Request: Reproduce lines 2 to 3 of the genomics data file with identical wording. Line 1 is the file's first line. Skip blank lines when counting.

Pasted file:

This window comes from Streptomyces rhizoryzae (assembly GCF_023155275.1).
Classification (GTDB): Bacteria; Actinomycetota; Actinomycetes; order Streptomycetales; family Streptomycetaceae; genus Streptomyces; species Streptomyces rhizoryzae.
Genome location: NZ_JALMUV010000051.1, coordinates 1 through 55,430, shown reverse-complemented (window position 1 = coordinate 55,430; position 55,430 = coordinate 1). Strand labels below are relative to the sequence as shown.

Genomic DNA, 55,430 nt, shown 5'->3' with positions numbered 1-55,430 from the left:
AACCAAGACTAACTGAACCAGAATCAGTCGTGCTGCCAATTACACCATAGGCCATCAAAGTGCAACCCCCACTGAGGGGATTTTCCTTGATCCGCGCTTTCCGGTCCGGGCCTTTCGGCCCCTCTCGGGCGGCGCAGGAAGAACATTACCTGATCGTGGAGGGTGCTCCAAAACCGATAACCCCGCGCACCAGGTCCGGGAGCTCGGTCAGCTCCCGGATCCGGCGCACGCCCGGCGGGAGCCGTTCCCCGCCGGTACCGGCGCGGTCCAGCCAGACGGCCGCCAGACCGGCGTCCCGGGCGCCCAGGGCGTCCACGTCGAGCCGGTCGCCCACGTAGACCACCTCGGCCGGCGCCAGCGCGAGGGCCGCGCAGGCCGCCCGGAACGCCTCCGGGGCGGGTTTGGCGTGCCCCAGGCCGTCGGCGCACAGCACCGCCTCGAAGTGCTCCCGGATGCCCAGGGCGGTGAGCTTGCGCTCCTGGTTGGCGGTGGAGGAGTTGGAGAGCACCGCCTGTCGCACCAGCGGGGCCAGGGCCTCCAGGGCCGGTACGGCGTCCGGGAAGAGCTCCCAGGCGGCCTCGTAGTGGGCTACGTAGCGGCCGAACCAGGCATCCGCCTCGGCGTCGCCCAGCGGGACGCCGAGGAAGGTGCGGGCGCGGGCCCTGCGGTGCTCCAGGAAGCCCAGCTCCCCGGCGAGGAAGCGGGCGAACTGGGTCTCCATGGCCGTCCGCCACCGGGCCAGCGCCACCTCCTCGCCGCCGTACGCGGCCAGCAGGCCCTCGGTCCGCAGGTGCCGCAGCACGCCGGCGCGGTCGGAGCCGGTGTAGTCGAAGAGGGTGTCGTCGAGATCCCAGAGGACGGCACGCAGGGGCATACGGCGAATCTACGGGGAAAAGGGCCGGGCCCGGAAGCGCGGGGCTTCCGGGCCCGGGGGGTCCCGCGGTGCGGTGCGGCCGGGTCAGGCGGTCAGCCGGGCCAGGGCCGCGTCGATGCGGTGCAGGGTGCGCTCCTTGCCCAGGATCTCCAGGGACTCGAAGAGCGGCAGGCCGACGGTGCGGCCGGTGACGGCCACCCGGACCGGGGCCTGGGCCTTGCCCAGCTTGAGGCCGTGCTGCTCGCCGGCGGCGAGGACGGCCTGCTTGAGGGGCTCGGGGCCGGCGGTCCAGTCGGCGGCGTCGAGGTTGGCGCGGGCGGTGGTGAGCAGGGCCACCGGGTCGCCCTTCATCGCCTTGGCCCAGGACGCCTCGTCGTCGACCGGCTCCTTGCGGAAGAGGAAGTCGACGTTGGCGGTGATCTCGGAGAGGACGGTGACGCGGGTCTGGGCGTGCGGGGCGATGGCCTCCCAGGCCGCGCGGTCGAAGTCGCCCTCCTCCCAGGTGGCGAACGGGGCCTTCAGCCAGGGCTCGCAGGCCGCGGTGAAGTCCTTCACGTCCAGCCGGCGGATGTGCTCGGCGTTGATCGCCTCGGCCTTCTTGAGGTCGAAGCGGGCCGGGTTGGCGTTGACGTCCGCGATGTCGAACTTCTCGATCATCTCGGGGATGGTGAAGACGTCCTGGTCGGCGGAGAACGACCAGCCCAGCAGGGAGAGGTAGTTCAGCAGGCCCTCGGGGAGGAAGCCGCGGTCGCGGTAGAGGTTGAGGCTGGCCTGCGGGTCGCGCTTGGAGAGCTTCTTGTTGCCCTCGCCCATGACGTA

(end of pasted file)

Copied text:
Classification (GTDB): Bacteria; Actinomycetota; Actinomycetes; order Streptomycetales; family Streptomycetaceae; genus Streptomyces; species Streptomyces rhizoryzae.
Genome location: NZ_JALMUV010000051.1, coordinates 1 through 55,430, shown reverse-complemented (window position 1 = coordinate 55,430; position 55,430 = coordinate 1). Strand labels below are relative to the sequence as shown.